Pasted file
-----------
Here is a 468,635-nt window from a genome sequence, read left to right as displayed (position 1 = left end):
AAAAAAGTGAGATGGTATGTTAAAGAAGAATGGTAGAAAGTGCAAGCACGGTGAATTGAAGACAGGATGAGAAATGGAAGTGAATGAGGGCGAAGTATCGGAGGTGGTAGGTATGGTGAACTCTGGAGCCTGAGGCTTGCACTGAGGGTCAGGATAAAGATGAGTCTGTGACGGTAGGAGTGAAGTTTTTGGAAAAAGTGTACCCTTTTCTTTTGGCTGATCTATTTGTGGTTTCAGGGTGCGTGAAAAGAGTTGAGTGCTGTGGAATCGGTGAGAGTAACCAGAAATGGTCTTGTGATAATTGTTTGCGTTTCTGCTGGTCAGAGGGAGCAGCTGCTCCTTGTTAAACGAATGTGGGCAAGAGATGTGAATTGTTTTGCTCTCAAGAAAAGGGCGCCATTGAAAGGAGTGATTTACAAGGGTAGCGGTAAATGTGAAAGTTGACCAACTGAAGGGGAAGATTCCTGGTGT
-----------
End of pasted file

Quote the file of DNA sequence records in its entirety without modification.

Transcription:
Here is a 468,635-nt window from a genome sequence, read left to right as displayed (position 1 = left end):
AAAAAAGTGAGATGGTATGTTAAAGAAGAATGGTAGAAAGTGCAAGCACGGTGAATTGAAGACAGGATGAGAAATGGAAGTGAATGAGGGCGAAGTATCGGAGGTGGTAGGTATGGTGAACTCTGGAGCCTGAGGCTTGCACTGAGGGTCAGGATAAAGATGAGTCTGTGACGGTAGGAGTGAAGTTTTTGGAAAAAGTGTACCCTTTTCTTTTGGCTGATCTATTTGTGGTTTCAGGGTGCGTGAAAAGAGTTGAGTGCTGTGGAATCGGTGAGAGTAACCAGAAATGGTCTTGTGATAATTGTTTGCGTTTCTGCTGGTCAGAGGGAGCAGCTGCTCCTTGTTAAACGAATGTGGGCAAGAGATGTGAATTGTTTTGCTCTCAAGAAAAGGGCGCCATTGAAAGGAGTGATTTACAAGGGTAGCGGTAAATGTGAAAGTTGACCAACTGAAGGGGAAGATTCCTGGTGT